• Brief kiss on the cheek

Negative/Inappropriate Displays of Affections could include:

  • Inappropriate/lengthy hugs and embraces
  • Intentional brushing against a person's body, patting or pinching
  • Adult holding hands with student
  • Kisses on the mouth
  • Student sitting in adult's lap
  • Touching bottoms, chest or genital areas
  • Showing affection in isolated areas like bathroom, bedroom
  • Laying on same bed
  • Touching of the knees or legs
  • Wrestling and tickling
  • Any type of massage
  • Written or spoken compliments referring to body or body development
  • Giving excessive personal gifts or money
  • Private meals in intimate places
  • Any unwanted attention

Modesty Guidelines:

  • No nudity by student or host family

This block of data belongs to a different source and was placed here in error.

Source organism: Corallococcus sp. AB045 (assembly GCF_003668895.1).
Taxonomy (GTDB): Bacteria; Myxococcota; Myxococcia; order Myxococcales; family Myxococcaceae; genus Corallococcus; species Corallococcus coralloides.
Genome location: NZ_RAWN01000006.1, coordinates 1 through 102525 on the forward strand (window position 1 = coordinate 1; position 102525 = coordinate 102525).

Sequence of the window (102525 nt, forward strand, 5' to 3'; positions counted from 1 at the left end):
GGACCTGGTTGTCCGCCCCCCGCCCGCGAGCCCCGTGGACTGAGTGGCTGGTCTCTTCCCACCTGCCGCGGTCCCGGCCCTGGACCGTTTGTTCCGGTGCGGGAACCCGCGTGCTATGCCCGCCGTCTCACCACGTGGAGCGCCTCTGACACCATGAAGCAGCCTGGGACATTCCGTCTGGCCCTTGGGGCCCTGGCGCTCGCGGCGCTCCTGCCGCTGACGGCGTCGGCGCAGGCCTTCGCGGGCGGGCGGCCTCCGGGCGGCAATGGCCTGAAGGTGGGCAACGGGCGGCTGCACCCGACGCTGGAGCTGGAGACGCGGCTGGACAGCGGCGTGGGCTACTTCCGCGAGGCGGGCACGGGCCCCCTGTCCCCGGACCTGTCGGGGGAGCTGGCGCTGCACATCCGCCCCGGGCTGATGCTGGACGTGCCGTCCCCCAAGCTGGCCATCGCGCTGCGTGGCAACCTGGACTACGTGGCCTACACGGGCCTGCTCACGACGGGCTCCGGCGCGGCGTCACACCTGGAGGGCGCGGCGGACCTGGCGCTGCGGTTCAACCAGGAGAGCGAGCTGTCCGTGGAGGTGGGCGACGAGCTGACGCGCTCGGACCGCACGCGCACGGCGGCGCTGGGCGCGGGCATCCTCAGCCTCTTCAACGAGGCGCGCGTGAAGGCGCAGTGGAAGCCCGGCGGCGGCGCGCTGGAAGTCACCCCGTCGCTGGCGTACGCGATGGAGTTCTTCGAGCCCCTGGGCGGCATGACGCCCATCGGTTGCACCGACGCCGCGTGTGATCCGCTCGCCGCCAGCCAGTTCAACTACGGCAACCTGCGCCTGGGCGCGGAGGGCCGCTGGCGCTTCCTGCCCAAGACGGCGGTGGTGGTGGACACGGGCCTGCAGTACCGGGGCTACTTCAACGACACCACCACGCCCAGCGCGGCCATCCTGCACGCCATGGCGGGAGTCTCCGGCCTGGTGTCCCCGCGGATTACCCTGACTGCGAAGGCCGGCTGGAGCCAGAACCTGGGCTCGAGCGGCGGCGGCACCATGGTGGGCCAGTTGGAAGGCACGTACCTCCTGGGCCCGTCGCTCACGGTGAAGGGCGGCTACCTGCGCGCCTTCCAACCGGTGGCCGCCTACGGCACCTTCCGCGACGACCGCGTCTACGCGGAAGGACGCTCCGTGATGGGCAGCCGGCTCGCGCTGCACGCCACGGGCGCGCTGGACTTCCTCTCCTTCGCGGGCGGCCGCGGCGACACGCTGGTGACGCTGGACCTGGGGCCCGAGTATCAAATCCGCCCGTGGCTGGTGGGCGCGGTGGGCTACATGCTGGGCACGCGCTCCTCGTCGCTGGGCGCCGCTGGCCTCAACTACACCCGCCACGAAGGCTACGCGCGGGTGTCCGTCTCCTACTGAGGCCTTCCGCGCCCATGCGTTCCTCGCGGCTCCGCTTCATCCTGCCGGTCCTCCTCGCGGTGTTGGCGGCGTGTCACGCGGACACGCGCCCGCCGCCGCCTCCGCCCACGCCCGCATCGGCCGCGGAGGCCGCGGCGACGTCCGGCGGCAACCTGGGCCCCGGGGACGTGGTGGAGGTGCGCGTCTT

• No contact between student and adult in underwear
  • Wear robes over your pajamas
  • Do not leave the bathroom only wearing a towel
  • No suggestive or revealing clothing

Behavior Guidelines:

  • No request for meeting with students privately
  • No telephoned, mailed or e-mailed messages of a sexual or intimate nature
  • No flirting
  • No jokes with sexual connotation
  • No lewd remarks, whistles
  • No sharing or displaying photos or material of a sexual nature

It is never appropriate, under any circumstances, for a student to be approached or touched in a sexual or sexually suggestive manner by any member of the host family or anyone else. If anyone attempts to inappropriately touch or speak with you, you must contact your local A+ agent immediately. Likewise, it is never appropriate for a student to initiate any sexual contact with anyone.